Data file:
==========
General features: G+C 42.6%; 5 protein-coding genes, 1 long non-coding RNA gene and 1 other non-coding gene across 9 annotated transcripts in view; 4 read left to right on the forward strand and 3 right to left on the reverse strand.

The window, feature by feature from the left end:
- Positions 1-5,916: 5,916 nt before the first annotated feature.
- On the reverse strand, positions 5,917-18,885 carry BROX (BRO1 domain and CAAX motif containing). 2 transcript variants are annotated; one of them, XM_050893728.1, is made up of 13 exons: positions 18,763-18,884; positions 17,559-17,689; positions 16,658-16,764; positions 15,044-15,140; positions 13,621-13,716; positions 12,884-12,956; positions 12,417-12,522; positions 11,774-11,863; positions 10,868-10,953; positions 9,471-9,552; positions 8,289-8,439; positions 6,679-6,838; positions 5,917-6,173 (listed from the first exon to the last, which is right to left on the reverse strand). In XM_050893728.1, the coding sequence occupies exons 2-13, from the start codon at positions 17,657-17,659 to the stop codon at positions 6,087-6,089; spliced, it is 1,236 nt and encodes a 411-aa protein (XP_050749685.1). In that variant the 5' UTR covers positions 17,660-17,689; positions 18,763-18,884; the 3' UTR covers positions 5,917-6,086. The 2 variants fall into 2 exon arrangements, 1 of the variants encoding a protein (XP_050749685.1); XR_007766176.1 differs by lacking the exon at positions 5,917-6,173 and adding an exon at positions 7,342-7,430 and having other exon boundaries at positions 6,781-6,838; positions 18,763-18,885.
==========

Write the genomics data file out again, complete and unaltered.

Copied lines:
General features: G+C 42.6%; 5 protein-coding genes, 1 long non-coding RNA gene and 1 other non-coding gene across 9 annotated transcripts in view; 4 read left to right on the forward strand and 3 right to left on the reverse strand.

The window, feature by feature from the left end:
- Positions 1-5,916: 5,916 nt before the first annotated feature.
- On the reverse strand, positions 5,917-18,885 carry BROX (BRO1 domain and CAAX motif containing). 2 transcript variants are annotated; one of them, XM_050893728.1, is made up of 13 exons: positions 18,763-18,884; positions 17,559-17,689; positions 16,658-16,764; positions 15,044-15,140; positions 13,621-13,716; positions 12,884-12,956; positions 12,417-12,522; positions 11,774-11,863; positions 10,868-10,953; positions 9,471-9,552; positions 8,289-8,439; positions 6,679-6,838; positions 5,917-6,173 (listed from the first exon to the last, which is right to left on the reverse strand). In XM_050893728.1, the coding sequence occupies exons 2-13, from the start codon at positions 17,657-17,659 to the stop codon at positions 6,087-6,089; spliced, it is 1,236 nt and encodes a 411-aa protein (XP_050749685.1). In that variant the 5' UTR covers positions 17,660-17,689; positions 18,763-18,884; the 3' UTR covers positions 5,917-6,086. The 2 variants fall into 2 exon arrangements, 1 of the variants encoding a protein (XP_050749685.1); XR_007766176.1 differs by lacking the exon at positions 5,917-6,173 and adding an exon at positions 7,342-7,430 and having other exon boundaries at positions 6,781-6,838; positions 18,763-18,885.